De Souza gets to the heart of Schumann with the Orchestre Métropolitain

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Jordan de Souza, photo: Brent Calis

Local boy makes good. Not that Jordan de Souza is, strictly speaking, a Montrealer. “Né à Toronto” were the first words we read in the program biography Friday (April 12, 2019) at the Maison symphonique. But this conductor learned his craft at McGill and had some good innings at the Church of St. Andrew and St. Paul before ascending to the position of Erster Kapellmeister at the Komische Oper in Berlin. Thus the special interest of his return to town at the helm of the Orchestre Métropolitain.

Spring was the supposed theme of the evening but the real focus was Schumann, a tricky composer to manage despite his canonical status. Are the orchestral works light and nimble or full-bodied and majestic? I subscribe to the latter view, which is why this performance of the Symphony No. 1 “Spring” was a revelation. Noble brass, warm strings, glowing woodwinds, crackling timpani: we got them all in just proportion.

Nor was anything lacking in articulation. Schumann waxes contrapuntal in the development of the first movement. Strings did justice to the various strands. By gearing up the tempo in the coda, De Souza earned himself some intrusive but understandable applause. The Larghetto captured a characteristically Schumannesque balance of turbulence and repose. Trios in the Scherzo had character and the scampering figures of the finale evolved into a convincing expression of heroism.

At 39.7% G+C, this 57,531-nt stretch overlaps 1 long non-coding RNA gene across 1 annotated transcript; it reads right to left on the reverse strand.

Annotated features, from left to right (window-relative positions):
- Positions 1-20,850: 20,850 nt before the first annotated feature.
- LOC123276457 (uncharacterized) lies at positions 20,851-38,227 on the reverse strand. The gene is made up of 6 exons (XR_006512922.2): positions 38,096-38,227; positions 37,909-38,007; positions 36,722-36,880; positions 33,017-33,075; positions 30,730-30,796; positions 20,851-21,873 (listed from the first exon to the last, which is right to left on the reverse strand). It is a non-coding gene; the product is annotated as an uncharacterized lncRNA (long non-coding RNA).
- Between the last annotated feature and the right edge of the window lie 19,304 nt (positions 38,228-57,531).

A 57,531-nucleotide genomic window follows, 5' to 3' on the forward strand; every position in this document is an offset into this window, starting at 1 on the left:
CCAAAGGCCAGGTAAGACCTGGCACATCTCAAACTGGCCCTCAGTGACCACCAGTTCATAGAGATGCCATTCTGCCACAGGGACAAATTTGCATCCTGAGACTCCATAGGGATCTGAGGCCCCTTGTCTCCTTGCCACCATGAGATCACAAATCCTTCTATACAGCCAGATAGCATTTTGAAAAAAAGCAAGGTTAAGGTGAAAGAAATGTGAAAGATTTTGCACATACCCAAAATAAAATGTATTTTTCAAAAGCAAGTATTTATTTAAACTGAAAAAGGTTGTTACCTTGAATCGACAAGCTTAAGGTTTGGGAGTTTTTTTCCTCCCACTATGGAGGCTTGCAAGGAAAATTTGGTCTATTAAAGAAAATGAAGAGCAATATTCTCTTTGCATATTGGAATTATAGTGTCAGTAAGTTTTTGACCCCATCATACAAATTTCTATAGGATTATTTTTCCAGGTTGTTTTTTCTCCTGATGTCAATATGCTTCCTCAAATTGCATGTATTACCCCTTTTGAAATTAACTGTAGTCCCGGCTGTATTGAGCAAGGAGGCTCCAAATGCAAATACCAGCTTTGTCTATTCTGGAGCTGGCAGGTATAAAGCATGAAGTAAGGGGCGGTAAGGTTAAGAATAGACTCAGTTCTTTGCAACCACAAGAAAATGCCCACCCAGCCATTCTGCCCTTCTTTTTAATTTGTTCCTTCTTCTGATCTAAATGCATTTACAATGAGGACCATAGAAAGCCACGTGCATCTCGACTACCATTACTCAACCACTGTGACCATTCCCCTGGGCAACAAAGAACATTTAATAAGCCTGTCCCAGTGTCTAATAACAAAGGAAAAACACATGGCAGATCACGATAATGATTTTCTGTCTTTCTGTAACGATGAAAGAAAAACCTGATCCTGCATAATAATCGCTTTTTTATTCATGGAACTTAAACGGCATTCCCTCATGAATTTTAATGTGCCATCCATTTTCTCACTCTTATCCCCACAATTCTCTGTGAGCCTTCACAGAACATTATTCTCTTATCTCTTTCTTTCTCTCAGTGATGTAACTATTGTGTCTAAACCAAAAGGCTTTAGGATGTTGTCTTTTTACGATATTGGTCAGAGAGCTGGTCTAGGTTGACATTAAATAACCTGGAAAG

The impressive trombones were not the only players in good form. Throughout we had the sense of a conductor who was willing to let the orchestra loose and musicians who were grateful for the show of confidence. If there was a price to pay in ensemble here and there (and notably at the start) there was a payoff in high spirits.

Cellist Maximilian Hornung with conductor Jordan De Souza. Photo: François Goupil

Before intermission we heard Schumann’s Cello Concerto with Maximilian Hornung, a 33-year-old German, in the solo role. If his bold tone was less than ideally varied, he could always be heard. The cadenza of the finale, with its creative touches, was a source of special interest. The audience cheered and got an encore, the Courante from Bach’s Cello Suite No. 1.

The program began with Kevätlaulu (“Spring Song”), a seldom-heard tone poem by Sibelius that welcomes the season in hearty terms. De Souza preferred legato phrasing in both this and Delius’s softly modal On Hearing the First Cuckoo in Spring. In both works (the latter led without baton) the fundamentally handsome sound of the orchestra was apparent. A return engagement is indicated.

The concert repeats on Saturday, April 13 at Mercier–Hochelaga-Maisonneuve (but is SOLD OUT).

 

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About Author

Arthur Kaptainis has been a classical music critic since 1986. His articles have appeared in Classical Voice North America and La Scena Musicale as well as Musical Toronto. Arthur holds an MA in musicology from the University of Toronto.

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